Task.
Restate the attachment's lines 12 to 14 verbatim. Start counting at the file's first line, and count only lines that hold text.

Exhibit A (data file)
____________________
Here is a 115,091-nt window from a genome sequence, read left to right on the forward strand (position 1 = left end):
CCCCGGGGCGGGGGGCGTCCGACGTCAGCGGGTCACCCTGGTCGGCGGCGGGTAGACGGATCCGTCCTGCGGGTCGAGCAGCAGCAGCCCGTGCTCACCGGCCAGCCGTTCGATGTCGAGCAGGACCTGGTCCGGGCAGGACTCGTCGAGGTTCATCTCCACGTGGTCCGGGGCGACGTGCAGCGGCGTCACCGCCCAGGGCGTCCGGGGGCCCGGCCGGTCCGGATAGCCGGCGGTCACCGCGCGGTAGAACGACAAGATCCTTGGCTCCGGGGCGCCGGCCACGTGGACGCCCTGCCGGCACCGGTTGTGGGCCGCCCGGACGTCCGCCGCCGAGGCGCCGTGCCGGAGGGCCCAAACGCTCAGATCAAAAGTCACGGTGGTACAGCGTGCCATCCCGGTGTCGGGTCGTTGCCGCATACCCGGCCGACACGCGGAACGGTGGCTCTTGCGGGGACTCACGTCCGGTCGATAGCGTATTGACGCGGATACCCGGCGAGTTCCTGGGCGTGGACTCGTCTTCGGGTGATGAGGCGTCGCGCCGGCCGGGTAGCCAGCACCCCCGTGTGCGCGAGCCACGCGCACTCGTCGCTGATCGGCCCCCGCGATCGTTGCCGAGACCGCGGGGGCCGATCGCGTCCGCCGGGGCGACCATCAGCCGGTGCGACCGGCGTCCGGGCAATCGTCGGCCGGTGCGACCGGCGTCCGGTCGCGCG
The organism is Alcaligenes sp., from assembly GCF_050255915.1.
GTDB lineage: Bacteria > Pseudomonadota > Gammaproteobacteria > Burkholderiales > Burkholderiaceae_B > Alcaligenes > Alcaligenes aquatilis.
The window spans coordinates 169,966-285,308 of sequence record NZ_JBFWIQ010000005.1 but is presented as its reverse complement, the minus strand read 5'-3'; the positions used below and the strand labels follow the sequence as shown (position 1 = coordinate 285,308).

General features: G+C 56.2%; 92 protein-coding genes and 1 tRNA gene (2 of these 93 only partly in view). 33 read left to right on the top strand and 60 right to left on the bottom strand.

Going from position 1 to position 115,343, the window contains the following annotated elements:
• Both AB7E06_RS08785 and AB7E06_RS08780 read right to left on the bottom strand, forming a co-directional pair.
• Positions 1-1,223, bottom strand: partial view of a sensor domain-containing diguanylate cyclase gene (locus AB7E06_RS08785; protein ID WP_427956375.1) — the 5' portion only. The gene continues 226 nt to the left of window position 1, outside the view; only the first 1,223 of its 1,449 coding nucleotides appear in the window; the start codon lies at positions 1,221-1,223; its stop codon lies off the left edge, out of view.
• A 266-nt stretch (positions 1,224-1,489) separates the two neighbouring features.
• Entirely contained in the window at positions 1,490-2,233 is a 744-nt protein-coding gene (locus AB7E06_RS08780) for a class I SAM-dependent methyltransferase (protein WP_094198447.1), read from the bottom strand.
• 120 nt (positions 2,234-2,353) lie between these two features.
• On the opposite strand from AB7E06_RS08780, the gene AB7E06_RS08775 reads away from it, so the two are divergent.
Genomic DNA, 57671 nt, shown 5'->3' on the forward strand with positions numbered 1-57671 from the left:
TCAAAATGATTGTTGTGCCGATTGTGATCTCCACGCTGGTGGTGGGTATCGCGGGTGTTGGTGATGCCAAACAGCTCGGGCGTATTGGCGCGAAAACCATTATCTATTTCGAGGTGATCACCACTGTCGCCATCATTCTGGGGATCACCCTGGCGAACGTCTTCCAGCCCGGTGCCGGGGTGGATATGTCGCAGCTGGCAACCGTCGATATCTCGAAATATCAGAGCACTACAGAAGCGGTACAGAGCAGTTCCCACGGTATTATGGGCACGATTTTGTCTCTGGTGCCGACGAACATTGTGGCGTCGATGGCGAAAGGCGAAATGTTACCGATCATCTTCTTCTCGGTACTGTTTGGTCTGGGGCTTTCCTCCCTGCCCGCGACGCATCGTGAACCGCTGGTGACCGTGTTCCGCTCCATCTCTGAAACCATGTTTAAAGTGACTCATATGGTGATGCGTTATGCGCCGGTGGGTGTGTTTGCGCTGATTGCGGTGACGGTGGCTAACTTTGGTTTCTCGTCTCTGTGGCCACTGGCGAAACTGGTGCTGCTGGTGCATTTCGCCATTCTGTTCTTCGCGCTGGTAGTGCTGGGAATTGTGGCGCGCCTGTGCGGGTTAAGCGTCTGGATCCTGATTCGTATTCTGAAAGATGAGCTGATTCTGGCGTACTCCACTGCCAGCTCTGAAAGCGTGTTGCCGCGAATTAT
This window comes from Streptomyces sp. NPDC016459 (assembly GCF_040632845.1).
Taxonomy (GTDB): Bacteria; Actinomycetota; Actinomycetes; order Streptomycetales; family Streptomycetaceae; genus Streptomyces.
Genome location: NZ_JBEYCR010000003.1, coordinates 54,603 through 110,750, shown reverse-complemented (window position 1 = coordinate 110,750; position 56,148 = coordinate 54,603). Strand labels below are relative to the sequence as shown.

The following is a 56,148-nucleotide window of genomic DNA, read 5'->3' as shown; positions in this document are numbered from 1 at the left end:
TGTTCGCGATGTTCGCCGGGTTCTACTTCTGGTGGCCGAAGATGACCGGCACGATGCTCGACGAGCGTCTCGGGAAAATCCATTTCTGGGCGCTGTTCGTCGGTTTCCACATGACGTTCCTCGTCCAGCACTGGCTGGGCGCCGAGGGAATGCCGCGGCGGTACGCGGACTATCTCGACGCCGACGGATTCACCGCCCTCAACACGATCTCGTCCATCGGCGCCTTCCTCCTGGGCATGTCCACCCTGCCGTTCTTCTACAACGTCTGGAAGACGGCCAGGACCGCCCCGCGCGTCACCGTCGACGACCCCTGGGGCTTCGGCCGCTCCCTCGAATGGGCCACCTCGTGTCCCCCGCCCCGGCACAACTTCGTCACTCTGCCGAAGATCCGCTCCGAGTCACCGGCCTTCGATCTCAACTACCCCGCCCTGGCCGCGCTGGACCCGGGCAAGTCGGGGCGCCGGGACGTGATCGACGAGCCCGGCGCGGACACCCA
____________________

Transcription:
• 120 nt (positions 2,234-2,353) lie between these two features.
• On the opposite strand from AB7E06_RS08780, the gene AB7E06_RS08775 reads away from it, so the two are divergent.
Genomic DNA, 57671 nt, shown 5'->3' on the forward strand with positions numbered 1-57671 from the left: